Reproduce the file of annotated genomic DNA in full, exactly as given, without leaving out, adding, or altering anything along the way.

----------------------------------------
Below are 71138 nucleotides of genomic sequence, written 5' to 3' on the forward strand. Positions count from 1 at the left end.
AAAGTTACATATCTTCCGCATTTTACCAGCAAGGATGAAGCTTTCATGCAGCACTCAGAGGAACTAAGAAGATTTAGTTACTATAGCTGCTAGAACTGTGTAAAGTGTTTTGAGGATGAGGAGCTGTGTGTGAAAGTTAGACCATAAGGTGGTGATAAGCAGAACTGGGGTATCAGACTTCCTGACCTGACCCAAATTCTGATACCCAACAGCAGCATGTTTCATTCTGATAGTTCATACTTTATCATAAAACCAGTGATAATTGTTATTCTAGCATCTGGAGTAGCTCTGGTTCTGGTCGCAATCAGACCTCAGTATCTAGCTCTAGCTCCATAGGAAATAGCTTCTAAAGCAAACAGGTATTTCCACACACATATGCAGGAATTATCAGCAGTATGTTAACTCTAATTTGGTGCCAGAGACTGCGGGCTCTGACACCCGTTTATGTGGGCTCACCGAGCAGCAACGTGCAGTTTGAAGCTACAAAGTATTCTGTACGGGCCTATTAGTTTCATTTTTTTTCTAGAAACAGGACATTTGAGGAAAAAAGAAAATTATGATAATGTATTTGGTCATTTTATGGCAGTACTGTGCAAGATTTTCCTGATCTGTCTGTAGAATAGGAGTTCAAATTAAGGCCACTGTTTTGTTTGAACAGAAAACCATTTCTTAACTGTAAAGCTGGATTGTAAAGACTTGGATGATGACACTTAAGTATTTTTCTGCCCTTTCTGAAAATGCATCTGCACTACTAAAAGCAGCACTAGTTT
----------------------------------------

Below are 71138 nucleotides of genomic sequence, written 5' to 3' on the forward strand. Positions count from 1 at the left end.
AAAGTTACATATCTTCCGCATTTTACCAGCAAGGATGAAGCTTTCATGCAGCACTCAGAGGAACTAAGAAGATTTAGTTACTATAGCTGCTAGAACTGTGTAAAGTGTTTTGAGGATGAGGAGCTGTGTGTGAAAGTTAGACCATAAGGTGGTGATAAGCAGAACTGGGGTATCAGACTTCCTGACCTGACCCAAATTCTGATACCCAACAGCAGCATGTTTCATTCTGATAGTTCATACTTTATCATAAAACCAGTGATAATTGTTATTCTAGCATCTGGAGTAGCTCTGGTTCTGGTCGCAATCAGACCTCAGTATCTAGCTCTAGCTCCATAGGAAATAGCTTCTAAAGCAAACAGGTATTTCCACACACATATGCAGGAATTATCAGCAGTATGTTAACTCTAATTTGGTGCCAGAGACTGCGGGCTCTGACACCCGTTTATGTGGGCTCACCGAGCAGCAACGTGCAGTTTGAAGCTACAAAGTATTCTGTACGGGCCTATTAGTTTCATTTTTTTTCTAGAAACAGGACATTTGAGGAAAAAAGAAAATTATGATAATGTATTTGGTCATTTTATGGCAGTACTGTGCAAGATTTTCCTGATCTGTCTGTAGAATAGGAGTTCAAATTAAGGCCACTGTTTTGTTTGAACAGAAAACCATTTCTTAACTGTAAAGCTGGATTGTAAAGACTTGGATGATGACACTTAAGTATTTTTCTGCCCTTTCTGAAAATGCATCTGCACTACTAAAAGCAGCACTAGTTT